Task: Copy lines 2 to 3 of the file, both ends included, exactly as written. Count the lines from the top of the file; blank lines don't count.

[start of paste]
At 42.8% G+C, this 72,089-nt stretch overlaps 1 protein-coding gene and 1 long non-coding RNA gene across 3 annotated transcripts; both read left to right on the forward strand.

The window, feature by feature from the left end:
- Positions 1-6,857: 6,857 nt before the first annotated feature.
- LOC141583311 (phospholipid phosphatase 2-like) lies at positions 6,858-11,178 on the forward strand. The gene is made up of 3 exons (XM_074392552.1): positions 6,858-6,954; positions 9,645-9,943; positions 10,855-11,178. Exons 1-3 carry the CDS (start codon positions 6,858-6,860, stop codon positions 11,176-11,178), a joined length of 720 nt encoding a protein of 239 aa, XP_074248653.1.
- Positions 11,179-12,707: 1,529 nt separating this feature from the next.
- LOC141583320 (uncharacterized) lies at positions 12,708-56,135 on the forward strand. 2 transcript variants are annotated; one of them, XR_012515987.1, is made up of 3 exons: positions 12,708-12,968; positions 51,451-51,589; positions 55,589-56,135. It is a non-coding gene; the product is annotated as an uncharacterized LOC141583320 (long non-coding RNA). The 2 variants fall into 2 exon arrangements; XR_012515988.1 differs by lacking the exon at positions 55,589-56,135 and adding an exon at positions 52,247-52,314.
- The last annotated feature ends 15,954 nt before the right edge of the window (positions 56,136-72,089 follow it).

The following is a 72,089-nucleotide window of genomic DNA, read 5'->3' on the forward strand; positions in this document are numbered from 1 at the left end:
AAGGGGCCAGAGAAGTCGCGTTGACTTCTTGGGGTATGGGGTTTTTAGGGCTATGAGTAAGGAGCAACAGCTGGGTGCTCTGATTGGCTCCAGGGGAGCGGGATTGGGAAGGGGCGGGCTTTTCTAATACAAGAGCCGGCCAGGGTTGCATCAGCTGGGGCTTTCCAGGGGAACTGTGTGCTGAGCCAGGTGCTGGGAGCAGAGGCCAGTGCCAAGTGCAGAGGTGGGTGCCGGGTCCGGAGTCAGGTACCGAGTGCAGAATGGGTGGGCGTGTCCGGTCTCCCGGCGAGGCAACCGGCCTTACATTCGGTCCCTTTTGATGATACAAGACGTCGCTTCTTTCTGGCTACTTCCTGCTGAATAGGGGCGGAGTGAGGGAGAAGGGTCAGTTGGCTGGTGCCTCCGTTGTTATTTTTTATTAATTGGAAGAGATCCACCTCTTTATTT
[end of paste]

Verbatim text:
The window, feature by feature from the left end:
- Positions 1-6,857: 6,857 nt before the first annotated feature.